Charles Ruth said he’s researched data to look for answers for this downward trend and has he’s found some pertinent data.

“Weather issues will create poult survival issues from small isolated areas to large scale issues in some years,” Ruth said. “However I have looked at weather patterns over the recent years coinciding with the declining turkey population and simply don’t see where this is the major problem. The trend is simply been down for too long for this to be the overall, single issue driving this downward trend.”

Ruth said his research has revealed some data that explains the trend in an objective and biological manner.

He said loss of quality nesting and rearing habitat will limit the number of poults brought into the population. If the overall number of poults produced is down, even with good weather conditions in any given year, the number of birds making it into the populating will be lower.

“I think a lot of the downward trend is from general habitat conditions as it relates to changing forest structure in the state,” Ruth said. “For turkeys, good nesting and brood rearing habitat is the thick cover prevalent after areas are timbered, whether it’s pine or hardwood. The early succession growth is ideal, and turkeys will likely reproduce in greater numbers with more prime habitat — and a case can be made for deer recruitment as well.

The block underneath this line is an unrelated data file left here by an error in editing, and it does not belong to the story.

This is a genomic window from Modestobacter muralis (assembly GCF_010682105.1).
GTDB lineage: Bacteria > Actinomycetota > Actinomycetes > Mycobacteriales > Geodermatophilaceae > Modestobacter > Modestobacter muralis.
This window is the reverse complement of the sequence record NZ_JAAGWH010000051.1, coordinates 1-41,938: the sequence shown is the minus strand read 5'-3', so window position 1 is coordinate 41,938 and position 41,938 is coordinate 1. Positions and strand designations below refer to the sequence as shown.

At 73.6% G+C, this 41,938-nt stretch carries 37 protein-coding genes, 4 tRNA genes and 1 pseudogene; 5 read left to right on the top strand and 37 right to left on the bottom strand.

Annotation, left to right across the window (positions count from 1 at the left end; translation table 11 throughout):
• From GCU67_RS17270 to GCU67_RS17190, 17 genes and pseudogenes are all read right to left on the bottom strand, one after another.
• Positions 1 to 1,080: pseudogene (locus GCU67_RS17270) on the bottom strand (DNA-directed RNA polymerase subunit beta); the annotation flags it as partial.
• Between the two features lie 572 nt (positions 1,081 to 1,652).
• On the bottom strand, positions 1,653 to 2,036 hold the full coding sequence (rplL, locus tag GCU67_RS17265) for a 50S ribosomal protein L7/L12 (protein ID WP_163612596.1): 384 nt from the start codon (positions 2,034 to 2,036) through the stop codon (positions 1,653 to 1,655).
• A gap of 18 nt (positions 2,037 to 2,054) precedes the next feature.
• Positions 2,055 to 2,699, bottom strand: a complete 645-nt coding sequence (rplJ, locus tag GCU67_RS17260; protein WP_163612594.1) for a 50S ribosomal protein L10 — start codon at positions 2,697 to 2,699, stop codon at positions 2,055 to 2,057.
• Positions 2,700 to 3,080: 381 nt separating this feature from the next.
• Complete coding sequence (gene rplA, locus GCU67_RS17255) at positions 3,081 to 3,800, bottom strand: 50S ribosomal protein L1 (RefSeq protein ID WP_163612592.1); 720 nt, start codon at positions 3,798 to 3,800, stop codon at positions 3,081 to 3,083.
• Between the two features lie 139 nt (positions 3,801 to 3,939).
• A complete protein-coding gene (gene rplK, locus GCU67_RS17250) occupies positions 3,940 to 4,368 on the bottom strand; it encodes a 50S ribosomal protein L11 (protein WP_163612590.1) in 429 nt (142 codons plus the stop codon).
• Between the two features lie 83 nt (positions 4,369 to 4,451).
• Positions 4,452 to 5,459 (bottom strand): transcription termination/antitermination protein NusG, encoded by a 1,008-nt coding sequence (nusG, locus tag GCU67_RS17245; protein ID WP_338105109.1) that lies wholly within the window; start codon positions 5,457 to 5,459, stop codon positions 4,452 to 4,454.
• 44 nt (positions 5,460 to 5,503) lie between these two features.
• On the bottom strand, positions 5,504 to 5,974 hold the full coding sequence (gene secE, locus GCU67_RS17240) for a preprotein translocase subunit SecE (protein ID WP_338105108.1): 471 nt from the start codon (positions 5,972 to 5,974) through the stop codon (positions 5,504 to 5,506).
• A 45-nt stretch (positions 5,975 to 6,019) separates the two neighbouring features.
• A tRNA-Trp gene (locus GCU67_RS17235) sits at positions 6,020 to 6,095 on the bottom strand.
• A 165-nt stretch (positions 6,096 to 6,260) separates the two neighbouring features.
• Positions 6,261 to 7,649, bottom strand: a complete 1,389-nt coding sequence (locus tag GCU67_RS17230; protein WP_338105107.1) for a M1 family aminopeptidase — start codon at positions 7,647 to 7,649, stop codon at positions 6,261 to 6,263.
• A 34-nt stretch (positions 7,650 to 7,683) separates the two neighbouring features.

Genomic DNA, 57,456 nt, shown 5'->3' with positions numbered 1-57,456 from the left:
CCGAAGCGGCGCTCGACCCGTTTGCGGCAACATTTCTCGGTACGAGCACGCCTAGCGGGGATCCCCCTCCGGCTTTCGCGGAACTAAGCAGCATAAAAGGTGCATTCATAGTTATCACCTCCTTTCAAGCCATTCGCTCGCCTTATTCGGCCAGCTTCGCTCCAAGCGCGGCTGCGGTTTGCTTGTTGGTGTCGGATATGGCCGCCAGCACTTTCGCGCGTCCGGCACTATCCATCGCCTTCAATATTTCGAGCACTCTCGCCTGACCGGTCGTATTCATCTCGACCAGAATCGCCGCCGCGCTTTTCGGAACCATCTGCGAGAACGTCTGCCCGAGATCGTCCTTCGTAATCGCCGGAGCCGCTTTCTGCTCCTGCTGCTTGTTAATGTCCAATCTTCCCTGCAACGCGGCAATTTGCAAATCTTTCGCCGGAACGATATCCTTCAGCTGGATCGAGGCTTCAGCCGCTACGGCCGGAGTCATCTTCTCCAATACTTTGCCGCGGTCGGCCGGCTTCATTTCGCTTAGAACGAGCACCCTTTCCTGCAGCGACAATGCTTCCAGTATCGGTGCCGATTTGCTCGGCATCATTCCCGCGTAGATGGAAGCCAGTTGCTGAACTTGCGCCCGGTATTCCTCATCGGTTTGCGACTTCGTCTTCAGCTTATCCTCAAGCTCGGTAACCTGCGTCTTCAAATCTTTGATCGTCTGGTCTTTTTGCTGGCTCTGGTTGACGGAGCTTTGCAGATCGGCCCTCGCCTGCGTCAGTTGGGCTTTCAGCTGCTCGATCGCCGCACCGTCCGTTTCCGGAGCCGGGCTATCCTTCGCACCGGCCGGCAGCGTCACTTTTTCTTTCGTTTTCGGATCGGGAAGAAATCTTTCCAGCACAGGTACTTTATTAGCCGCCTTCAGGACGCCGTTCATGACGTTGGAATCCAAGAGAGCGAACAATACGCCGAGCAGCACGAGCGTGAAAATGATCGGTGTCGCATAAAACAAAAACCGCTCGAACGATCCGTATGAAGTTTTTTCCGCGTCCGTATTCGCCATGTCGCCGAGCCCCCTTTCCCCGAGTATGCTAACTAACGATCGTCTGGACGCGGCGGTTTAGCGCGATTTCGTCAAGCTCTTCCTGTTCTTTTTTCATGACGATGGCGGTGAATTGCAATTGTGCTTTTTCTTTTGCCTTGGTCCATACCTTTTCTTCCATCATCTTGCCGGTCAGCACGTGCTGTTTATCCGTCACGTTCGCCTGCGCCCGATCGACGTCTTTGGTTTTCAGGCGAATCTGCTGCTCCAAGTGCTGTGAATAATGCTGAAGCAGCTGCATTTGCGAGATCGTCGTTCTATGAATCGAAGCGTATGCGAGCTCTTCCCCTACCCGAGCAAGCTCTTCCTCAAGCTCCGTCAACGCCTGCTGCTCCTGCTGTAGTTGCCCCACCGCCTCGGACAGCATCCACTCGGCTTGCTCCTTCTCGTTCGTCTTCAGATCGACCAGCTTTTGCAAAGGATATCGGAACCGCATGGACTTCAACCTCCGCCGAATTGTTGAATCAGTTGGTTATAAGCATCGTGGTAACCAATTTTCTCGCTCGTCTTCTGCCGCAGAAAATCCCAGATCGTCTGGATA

“The data I’ve found suggests that this is a major component of the decline,” he said. “Recruitment Ratio is the number of turkey poults that survive and enter the population annually. From the inception of our turkey recruitment survey through 1988, the average annual recruitment ratio was 3.5 poults per hen. That’s a very good number. From 1989 through 2015 the annual average recruitment ratio is 2.2. That’s about a 37 percent decrease over those years. Also, the past five years the ratio has been only 1.7, and that’s close to a 51 percent drop.

“Conditions creating this downward spiral seems to be directly linked to dramatic changes in nesting and rearing habitat,” he said. “If you look at data provided by the South Carolina Forestry Commission, the age structure of our state’s forests have changed dramatically in the last 20 years. In that time, the amount of forest land in the 0-to-15-year-old age class, the class that supports quality nesting habitat, decreased by 34 percent. During this same time, the amount of state forests in the 16-to-30-year-old class has increased by 104 percent. This data indicates a significant loss in nesting and rearing habitat. And in that time our turkey harvest has dropped about 40 percent. The numbers seem to indicate that the data and real world issues are linked.”

Ruth said the data shows turkeys don’t have nearly as much prime nesting and rearing habitat as compared to the 1980s and 90s when turkey numbers were higher and populations were still expanding.

“The situation now is that the woods have changed and the habitat is not in as good of a place in terms of providing early succession growth,” he said. “Obviously this will continue to change as these older timber stands are harvested. However, from a purely biological standpoint, it does explain the major shift to significantly lower recruitment into the turkey population.”